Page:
Temporal trajectory model for dopaminergic input to the striatal subregions in Parkinson's disease

Han Kyeol Kim, Myung Jun Lee, Han Soo Yoo, Jae Hoon Lee, Young Hoon Ryu, Chul Hyoung Lyoo

Research output: Contribution to journalArticlepeer-review

Abstract

Introduction: Almost half of the nigral neurons are already lost during the preclinical period of Parkinson's disease (PD), and then the speed of neuronal loss is slowly attenuated during the subsequent progression. We sought to establish long-term temporal trajectory models for the dopaminergic input to the striatal subregions and a 4D-temporal trajectory model for the dopamine transporter positron emission tomography (PET). Methods: We selected 83 patients in PD spectrum who underwent dopamine transporter PET scan twice and 71 age-matched healthy controls. We created temporal trajectories of specific binding ratios of the striatal subregions by integrating function between baseline values and their annual change rates and also created 4D-temporal trajectory model by applying the same method for each striatal voxel. Using the PET data of additional 100 PD patients, we estimated an individual time point in the 4D-temporal trajectory model for the validation. Results: Degenerative loss of striatal dopaminergic input first appeared in the posterior dorsal putamen in the more affected side at 14.4 years before the clinical onset, and subsequently in the posterior ventral and anterior putamen, and finally in the caudate. The time delay between the initiation of dopaminergic loss in the more and less affected posterior dorsal putamen was 6.1 years. The estimated individual time points within the entire disease course were correlated with the motor severity. Conclusion: Our temporal trajectory model demonstrated a sequential loss of dopaminergic input in the striatal subregions in PD and may be beneficial for the evaluation of individual status of disease progression.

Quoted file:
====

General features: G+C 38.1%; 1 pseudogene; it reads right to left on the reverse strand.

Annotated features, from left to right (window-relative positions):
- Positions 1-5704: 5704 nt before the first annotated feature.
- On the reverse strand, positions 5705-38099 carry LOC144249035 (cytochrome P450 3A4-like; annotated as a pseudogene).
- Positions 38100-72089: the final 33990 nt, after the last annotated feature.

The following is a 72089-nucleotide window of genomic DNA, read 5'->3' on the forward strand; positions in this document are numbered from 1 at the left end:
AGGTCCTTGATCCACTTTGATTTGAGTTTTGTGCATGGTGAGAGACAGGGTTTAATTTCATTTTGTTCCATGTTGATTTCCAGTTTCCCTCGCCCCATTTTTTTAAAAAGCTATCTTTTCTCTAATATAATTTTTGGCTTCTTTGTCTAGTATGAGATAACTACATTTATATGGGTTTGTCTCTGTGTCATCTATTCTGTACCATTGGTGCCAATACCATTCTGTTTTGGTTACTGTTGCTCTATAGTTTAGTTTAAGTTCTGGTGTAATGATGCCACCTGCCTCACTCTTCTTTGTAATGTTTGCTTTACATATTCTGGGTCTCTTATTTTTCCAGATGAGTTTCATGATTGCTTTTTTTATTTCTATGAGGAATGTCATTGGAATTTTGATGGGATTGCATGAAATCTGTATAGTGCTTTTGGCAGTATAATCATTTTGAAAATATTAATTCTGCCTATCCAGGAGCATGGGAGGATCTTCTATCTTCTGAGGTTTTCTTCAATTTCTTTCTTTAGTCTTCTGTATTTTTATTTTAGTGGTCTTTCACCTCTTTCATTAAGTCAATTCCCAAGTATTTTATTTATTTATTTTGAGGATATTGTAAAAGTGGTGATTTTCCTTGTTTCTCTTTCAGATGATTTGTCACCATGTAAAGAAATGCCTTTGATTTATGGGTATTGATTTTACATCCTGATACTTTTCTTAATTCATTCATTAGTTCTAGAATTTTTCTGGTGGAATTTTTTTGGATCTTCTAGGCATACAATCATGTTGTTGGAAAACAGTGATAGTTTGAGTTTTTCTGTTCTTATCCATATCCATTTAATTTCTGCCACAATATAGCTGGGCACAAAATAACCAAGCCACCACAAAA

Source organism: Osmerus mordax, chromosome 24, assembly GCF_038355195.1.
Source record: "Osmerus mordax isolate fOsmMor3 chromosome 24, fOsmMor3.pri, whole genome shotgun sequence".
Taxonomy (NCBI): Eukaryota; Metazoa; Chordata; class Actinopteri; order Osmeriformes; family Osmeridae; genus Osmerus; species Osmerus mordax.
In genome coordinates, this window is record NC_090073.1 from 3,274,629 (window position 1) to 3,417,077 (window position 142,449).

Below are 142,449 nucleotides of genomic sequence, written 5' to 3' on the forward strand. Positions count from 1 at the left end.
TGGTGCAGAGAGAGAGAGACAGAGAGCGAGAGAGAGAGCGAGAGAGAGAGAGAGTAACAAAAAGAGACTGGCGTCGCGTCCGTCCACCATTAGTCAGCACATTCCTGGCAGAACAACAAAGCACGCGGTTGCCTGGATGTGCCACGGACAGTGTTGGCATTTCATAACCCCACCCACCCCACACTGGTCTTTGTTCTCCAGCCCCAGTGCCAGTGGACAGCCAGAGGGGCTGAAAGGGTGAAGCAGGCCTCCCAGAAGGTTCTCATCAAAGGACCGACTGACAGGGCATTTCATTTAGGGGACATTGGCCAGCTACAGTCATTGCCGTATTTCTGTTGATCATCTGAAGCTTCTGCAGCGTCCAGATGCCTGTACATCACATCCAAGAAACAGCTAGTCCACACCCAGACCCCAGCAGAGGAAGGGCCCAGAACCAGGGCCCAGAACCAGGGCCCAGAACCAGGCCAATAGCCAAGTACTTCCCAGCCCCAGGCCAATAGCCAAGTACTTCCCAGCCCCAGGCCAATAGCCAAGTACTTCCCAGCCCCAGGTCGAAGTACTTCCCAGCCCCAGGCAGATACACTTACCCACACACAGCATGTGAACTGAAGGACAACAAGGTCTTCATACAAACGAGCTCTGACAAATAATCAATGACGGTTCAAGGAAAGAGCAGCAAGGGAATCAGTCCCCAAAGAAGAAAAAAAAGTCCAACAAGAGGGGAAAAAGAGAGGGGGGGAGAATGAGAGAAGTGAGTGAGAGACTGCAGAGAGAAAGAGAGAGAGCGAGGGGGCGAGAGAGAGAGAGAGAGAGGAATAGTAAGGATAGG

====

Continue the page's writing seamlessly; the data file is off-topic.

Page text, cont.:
Original languageEnglish
Pages (from-to)42-49
Number of pages8
JournalParkinsonism and Related Disorders
Volume103
DOIs
Publication statusPublished - 2022 Oct

Bibliographical note

Funding Information:
This research was supported by a faculty research grant of Yonsei University College of Medicine ( 6-2021-0094 ).

Publisher Copyright:
© 2022 Elsevier Ltd

All Science Journal Classification (ASJC) codes

  • Neurology
  • Geriatrics and Gerontology
  • Clinical Neurology

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